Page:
The Speckled longhorn (Pachytodes cerambyciformis) was spotted by the Trust’s White Peak Regional Manager Kieron Huston at Rowsley Sidings near Chatsworth. The species is very rarely recorded in Derbyshire; in fact, there are just a couple of previous records listed on the National Biodoversity Network for the Moss Valley area up towards Sheffield.
It was also a first for insect enthusiast Kieron Huston. He said “It is the first time I've recorded it in Derbyshire and it is the first record for DWT's database. I was so excited I missed the first 10 minutes of an England match, but it was definitely worth it!”
Longhorn beetles get their name from the long antennae which they use to seek out nesting sites and mates. Beetles like the longhorn play an important role in woodland ecology as they eat decaying wood, recycling the nutrients to the living ecosystem. They also pollinate woodland flowers and are an essential food source for many other animals.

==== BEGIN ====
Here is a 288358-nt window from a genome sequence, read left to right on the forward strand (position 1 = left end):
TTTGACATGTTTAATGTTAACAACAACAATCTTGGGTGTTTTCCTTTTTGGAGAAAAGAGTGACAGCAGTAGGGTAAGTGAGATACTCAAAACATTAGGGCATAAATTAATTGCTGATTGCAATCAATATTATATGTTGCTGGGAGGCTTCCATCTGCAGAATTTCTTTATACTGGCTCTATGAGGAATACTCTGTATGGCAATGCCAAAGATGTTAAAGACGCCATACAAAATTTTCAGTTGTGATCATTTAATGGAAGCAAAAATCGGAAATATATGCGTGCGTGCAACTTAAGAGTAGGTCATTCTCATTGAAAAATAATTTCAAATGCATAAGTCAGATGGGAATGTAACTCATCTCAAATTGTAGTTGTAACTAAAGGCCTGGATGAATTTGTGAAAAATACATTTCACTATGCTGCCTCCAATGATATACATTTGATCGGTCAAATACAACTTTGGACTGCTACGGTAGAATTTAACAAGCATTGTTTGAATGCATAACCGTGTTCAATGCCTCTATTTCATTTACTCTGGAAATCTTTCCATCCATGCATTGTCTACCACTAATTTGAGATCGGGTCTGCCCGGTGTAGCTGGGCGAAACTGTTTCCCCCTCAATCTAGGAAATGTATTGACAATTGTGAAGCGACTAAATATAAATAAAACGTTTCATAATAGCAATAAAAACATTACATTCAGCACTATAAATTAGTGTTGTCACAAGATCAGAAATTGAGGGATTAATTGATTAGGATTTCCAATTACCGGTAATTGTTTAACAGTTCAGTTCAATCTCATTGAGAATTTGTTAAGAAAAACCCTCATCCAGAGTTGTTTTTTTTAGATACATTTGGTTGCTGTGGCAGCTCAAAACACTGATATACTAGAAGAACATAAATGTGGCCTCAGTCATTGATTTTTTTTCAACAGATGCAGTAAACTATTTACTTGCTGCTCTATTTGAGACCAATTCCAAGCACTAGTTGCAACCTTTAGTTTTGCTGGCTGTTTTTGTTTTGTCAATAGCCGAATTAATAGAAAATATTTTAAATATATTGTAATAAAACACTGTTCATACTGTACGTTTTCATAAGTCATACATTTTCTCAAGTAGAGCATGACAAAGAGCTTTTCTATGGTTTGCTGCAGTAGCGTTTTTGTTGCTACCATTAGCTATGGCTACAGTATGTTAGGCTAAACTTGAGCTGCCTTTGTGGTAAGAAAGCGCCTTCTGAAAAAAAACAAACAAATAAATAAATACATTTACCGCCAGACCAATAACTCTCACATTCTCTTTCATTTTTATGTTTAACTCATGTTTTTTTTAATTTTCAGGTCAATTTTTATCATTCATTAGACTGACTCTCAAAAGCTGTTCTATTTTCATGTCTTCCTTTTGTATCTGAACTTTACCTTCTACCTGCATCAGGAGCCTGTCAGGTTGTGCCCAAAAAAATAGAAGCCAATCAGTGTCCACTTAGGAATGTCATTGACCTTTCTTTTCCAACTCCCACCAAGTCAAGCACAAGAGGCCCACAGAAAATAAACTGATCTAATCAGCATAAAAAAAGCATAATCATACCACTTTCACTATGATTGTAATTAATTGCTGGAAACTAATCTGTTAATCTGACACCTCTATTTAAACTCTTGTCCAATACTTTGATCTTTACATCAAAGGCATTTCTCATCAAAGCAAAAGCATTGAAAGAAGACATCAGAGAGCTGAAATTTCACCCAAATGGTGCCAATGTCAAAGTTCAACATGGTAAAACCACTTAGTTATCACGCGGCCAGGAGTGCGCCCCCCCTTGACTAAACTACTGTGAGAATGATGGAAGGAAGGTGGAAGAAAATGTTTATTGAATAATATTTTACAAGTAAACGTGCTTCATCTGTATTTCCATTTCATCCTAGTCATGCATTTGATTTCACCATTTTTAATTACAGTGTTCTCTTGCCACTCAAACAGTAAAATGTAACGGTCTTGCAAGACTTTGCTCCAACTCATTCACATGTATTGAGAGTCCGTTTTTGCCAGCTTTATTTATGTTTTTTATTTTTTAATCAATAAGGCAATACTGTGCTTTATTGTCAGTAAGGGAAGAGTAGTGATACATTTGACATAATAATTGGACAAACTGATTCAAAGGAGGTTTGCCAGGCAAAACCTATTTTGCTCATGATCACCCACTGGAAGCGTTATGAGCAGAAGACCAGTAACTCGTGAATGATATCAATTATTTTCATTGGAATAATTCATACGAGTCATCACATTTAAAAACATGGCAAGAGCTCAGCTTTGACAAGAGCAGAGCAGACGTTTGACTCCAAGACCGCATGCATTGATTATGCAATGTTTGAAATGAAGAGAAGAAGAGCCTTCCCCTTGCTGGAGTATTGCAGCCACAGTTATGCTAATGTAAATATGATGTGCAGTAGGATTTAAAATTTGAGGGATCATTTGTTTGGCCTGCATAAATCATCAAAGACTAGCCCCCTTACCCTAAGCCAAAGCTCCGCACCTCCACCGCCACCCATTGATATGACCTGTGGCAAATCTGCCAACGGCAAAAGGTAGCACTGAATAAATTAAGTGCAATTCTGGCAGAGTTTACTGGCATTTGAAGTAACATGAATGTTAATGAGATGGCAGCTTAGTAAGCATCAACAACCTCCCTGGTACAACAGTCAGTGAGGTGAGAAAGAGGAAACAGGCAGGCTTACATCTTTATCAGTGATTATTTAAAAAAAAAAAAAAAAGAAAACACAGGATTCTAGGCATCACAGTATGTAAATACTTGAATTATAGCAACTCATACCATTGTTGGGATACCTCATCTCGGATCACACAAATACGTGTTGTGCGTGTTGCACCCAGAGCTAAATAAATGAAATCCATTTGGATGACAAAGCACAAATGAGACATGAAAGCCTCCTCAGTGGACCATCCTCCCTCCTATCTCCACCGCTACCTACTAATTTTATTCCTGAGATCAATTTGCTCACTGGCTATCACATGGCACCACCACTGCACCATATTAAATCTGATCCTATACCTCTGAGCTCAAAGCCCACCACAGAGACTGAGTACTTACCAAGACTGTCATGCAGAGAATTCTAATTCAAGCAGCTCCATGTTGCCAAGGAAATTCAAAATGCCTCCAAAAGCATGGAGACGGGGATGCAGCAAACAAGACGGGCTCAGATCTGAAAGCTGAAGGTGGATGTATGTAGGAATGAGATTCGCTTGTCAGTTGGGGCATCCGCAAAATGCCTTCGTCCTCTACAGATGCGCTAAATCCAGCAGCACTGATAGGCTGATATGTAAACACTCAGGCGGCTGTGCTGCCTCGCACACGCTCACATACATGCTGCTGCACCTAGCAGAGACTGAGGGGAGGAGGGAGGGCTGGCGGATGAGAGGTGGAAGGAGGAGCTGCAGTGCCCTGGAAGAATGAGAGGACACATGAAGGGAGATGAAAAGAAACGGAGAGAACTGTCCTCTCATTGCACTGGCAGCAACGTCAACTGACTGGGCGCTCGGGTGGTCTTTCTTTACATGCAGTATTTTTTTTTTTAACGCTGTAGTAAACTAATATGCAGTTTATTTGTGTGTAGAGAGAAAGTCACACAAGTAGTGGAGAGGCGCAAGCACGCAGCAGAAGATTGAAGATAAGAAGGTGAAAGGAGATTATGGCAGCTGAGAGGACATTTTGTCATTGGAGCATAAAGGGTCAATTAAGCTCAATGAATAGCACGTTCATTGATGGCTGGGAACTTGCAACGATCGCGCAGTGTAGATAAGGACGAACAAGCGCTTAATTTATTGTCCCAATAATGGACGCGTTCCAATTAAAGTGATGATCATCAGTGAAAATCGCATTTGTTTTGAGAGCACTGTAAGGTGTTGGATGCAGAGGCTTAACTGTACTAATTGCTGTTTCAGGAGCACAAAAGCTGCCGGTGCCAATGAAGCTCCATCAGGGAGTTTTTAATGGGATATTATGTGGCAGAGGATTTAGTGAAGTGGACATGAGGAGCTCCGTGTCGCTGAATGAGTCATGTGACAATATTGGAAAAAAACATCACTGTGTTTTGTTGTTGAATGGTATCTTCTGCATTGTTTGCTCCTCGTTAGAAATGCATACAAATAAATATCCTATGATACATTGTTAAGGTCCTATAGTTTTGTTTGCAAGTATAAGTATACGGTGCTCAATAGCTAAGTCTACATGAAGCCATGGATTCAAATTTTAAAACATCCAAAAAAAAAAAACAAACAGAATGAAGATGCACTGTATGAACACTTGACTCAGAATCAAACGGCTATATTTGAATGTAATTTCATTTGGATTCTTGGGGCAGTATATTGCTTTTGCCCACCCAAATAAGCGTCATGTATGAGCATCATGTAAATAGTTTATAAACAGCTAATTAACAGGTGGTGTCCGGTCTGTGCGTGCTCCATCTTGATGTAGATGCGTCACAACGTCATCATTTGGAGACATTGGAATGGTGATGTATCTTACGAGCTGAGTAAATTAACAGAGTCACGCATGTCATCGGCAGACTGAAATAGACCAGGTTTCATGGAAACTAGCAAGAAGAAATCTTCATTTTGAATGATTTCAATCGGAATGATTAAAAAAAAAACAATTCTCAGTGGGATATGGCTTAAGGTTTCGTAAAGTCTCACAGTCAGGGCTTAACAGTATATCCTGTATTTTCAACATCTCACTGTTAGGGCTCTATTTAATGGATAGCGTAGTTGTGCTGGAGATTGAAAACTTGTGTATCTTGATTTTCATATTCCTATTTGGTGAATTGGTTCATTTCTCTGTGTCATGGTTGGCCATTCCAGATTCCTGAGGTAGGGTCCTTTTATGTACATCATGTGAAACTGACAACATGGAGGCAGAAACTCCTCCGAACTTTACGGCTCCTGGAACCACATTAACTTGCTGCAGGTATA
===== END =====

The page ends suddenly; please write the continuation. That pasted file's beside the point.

The Speckled Longhorn is normally more likely to be found in the west of Britain, especially Wales and some southern areas, with a more scattered distribution in northern England, probably due to climactic factors. It is associated with the exposed roots of fallen trees including willow and birch trees. This kind of microhabitat is often quite scarce, however in recent years flooding at Rowsley has killed off quite a lot of birch trees. As these trees fall their root plates are often ripped up and then remain exposed, which Kieron thinks may well be creating ideal conditions for the beetle larvae.